Having been called a purist snob in regards to both photography and flyfishing (and not caring a hoot about that label), this post is a bit challenging to write.  I’ve also been told I must like crow because I eat a lot of it. I’d say the latter is very accurate. I do eat a lot of crow.

As much as I’d like to claim I never manipulate my photos, that would be a bald-faced lie. I do. Furthermore even when I shot only Black & White film and developed it in the darkroom, I altered the process; different chemicals, rinses, times, tools used to burn and dodge. Man! those were the days.

This penchant has grown with every new Photoshop tool I discover.  I’ll likely never be one for a great deal of manipulation, mainly because let’s face it, I’m unlikely to ever acquire the skills.  Last winter after a 40 hour Photoshop course with Doug Henderson (7 Tips From a Photography Pro), I became LESS of a Photoshop hack. It’s sort of the same as giving a compliment by saying something “doesn’t suck.”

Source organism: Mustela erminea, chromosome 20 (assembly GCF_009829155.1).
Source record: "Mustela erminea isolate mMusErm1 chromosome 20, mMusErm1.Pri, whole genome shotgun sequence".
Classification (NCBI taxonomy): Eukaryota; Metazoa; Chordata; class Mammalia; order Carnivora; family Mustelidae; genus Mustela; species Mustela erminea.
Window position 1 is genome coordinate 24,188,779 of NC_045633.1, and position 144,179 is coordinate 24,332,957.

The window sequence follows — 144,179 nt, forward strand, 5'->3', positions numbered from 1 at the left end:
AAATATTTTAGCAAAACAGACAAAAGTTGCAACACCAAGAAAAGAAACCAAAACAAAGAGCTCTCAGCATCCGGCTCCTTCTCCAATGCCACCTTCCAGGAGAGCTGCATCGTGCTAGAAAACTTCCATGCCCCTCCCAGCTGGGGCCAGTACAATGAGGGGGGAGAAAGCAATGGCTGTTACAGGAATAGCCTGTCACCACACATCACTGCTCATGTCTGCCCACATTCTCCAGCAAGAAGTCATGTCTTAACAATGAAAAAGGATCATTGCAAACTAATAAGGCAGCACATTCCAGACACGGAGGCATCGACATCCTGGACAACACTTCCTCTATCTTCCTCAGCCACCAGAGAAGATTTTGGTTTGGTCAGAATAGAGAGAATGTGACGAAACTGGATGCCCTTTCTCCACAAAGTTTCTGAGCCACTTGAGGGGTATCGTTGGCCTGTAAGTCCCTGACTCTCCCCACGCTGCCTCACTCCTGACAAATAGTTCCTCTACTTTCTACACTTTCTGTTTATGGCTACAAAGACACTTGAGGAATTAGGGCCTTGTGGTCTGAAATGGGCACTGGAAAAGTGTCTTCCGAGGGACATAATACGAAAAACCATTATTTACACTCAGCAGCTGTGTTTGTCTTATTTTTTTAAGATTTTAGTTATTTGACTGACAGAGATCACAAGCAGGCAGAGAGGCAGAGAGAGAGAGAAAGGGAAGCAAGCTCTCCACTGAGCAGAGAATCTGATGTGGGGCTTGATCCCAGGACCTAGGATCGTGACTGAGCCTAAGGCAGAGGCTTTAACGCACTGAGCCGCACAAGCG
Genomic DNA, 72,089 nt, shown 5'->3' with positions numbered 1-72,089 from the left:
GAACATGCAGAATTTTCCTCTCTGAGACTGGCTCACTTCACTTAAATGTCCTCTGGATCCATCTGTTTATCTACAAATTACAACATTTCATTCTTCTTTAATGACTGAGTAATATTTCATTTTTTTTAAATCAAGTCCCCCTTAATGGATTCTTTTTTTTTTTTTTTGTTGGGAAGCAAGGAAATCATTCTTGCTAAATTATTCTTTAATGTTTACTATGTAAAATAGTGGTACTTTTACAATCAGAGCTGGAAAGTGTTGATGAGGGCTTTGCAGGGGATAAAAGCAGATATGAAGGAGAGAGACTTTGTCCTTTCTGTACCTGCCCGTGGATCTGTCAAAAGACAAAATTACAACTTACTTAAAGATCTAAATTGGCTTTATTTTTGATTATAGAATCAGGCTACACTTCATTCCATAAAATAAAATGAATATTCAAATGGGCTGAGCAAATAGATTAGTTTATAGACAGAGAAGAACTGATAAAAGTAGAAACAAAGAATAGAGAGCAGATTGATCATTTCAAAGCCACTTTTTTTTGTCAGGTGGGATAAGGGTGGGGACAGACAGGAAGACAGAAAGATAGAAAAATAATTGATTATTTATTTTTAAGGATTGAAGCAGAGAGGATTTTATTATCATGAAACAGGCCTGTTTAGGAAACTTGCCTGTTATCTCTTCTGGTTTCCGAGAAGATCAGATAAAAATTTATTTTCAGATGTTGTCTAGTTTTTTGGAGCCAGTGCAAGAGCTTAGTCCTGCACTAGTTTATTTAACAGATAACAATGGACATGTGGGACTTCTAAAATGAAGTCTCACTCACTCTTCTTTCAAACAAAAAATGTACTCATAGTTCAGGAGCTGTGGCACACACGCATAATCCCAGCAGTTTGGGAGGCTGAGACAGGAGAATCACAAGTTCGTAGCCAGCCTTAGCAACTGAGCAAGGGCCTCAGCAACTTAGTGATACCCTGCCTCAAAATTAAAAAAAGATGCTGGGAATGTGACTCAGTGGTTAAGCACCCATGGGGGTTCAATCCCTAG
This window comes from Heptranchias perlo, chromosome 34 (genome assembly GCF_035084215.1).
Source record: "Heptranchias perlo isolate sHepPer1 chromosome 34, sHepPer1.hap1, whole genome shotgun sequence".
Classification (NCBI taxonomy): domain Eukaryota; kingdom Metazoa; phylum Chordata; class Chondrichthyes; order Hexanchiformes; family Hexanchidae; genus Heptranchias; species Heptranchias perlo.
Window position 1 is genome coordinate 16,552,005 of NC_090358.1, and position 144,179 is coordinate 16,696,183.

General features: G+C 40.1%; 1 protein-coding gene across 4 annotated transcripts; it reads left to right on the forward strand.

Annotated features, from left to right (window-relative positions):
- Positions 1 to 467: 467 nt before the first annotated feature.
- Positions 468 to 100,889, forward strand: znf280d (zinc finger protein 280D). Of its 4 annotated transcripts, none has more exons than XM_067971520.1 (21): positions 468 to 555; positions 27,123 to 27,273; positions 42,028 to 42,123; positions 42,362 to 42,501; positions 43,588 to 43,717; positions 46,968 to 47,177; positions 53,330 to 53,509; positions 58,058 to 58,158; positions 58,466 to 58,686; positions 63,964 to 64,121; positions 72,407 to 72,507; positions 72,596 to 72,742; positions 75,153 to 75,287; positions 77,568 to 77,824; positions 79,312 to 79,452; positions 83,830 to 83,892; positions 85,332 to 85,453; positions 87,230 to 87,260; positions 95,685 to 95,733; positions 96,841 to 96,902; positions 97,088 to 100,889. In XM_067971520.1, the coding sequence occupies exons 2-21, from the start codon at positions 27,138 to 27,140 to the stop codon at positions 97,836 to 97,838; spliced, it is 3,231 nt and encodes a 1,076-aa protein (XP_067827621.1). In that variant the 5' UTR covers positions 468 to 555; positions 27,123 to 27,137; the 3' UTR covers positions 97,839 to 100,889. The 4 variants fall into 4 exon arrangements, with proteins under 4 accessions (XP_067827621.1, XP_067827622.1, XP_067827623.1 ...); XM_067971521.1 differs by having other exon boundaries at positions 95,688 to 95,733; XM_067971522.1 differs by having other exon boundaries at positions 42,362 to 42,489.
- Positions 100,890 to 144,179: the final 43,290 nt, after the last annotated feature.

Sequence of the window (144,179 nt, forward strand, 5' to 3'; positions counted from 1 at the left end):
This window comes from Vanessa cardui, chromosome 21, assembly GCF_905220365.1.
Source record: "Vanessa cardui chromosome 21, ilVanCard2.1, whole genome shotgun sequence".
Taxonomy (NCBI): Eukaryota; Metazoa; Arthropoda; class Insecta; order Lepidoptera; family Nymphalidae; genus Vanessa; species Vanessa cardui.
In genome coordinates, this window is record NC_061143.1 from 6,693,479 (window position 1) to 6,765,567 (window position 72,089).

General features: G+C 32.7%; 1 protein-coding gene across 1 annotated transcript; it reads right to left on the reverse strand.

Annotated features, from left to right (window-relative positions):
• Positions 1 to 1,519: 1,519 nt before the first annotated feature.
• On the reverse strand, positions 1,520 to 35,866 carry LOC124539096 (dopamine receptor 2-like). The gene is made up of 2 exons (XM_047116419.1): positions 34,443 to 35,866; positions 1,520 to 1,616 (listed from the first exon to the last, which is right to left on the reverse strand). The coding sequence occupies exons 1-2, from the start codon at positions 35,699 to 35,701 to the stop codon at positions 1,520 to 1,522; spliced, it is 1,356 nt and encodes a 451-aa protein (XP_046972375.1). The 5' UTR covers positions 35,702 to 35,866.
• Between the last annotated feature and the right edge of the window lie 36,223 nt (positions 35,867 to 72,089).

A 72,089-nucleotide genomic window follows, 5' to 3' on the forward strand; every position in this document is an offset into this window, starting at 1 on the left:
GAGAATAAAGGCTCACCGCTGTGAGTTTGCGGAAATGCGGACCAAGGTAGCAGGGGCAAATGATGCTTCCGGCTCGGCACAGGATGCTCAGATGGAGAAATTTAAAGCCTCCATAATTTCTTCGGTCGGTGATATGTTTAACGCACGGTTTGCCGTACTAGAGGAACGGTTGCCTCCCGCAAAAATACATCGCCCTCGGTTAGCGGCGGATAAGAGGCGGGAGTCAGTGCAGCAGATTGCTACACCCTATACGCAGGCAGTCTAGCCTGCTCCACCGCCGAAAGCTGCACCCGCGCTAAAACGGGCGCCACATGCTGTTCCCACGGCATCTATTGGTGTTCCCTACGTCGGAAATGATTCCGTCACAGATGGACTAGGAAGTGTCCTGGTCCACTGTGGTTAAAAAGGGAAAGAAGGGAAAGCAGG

I discovered Nik Software’s Silver Efex sometime ago. It’s become my digital darkroom work-horse. And I’ve yet to find anything about it to criticize (highly unusual).  I wanted to test another of their products, Color Efex Pro, so I downloaded the 15 day free trial and put it through the paces.

I’ve loved this sign since photographing it on a road trip to Kansas. I’ve not done anything with it – until I downloaded Color Efex Pro. See Jane run.

Leo the Cowboy

SOOC - straight out of the camera. For the most part.

Leo the Cowboy sunshine copy

Sunshine filter

Leo the Cowboy film effects Kodachrome64 copy

Kodachrome 64 filter

Leo the Cowboy old photo #2 copy

Old Photo filter

Leo the Cowboy old photo

Old Photo filter

Leo the Cowboy polaroid transfer copy

Polaroid Transfer filter

Leo the Cowboy Detail Styler copy

Detail Styler filter

Leo the Cowboy Solarization copy

Solarization filter

Leo the Cowboy Tonal Contrast w High Pass copy

Tonal Contrast with High Pass filter

I used the Tonal Contrast with High Pass filter on the Serva-teria photo on the post: 13 Reasons for a Road Trip.

Leo the Cowboy Polarized copy

Polarize filter

The software is offered in 3 versions – standard, select, and complete and ranges in price from $99 to $299. After testing it, my advice is to buy the complete version for $299 – it’s the best value and will lend a degree of creative latitude and flexibility you can’t get elsewhere.

And I hope none of these are mislabeled. My trial version ran out before I had time to double check the filter names. Regardless, you get the picture.